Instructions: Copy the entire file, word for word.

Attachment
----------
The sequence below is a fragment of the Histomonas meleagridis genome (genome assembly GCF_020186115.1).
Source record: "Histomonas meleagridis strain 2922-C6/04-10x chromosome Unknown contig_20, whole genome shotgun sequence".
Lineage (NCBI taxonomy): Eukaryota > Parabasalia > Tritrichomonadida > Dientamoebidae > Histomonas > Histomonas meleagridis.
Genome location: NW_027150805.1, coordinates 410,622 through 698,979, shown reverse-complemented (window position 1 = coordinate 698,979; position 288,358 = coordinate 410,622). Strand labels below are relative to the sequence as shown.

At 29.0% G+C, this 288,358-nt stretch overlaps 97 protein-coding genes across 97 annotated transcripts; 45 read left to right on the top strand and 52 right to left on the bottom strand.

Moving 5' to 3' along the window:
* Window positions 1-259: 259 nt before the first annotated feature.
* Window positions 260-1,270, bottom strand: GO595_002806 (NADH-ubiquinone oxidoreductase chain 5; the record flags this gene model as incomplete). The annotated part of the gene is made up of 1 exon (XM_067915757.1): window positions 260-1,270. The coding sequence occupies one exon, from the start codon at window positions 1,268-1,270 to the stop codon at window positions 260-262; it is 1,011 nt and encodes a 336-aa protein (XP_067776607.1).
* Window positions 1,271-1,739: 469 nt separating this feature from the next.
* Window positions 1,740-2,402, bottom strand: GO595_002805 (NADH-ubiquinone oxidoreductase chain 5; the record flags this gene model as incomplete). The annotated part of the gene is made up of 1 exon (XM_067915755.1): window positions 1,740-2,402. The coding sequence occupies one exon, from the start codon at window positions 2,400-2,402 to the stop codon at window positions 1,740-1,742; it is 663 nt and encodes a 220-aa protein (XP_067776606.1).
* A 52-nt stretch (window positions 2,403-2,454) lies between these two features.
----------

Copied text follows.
The sequence below is a fragment of the Histomonas meleagridis genome (genome assembly GCF_020186115.1).
Source record: "Histomonas meleagridis strain 2922-C6/04-10x chromosome Unknown contig_20, whole genome shotgun sequence".
Lineage (NCBI taxonomy): Eukaryota > Parabasalia > Tritrichomonadida > Dientamoebidae > Histomonas > Histomonas meleagridis.
Genome location: NW_027150805.1, coordinates 410,622 through 698,979, shown reverse-complemented (window position 1 = coordinate 698,979; position 288,358 = coordinate 410,622). Strand labels below are relative to the sequence as shown.

At 29.0% G+C, this 288,358-nt stretch overlaps 97 protein-coding genes across 97 annotated transcripts; 45 read left to right on the top strand and 52 right to left on the bottom strand.

Moving 5' to 3' along the window:
* Window positions 1-259: 259 nt before the first annotated feature.
* Window positions 260-1,270, bottom strand: GO595_002806 (NADH-ubiquinone oxidoreductase chain 5; the record flags this gene model as incomplete). The annotated part of the gene is made up of 1 exon (XM_067915757.1): window positions 260-1,270. The coding sequence occupies one exon, from the start codon at window positions 1,268-1,270 to the stop codon at window positions 260-262; it is 1,011 nt and encodes a 336-aa protein (XP_067776607.1).
* Window positions 1,271-1,739: 469 nt separating this feature from the next.
* Window positions 1,740-2,402, bottom strand: GO595_002805 (NADH-ubiquinone oxidoreductase chain 5; the record flags this gene model as incomplete). The annotated part of the gene is made up of 1 exon (XM_067915755.1): window positions 1,740-2,402. The coding sequence occupies one exon, from the start codon at window positions 2,400-2,402 to the stop codon at window positions 1,740-1,742; it is 663 nt and encodes a 220-aa protein (XP_067776606.1).
* A 52-nt stretch (window positions 2,403-2,454) lies between these two features.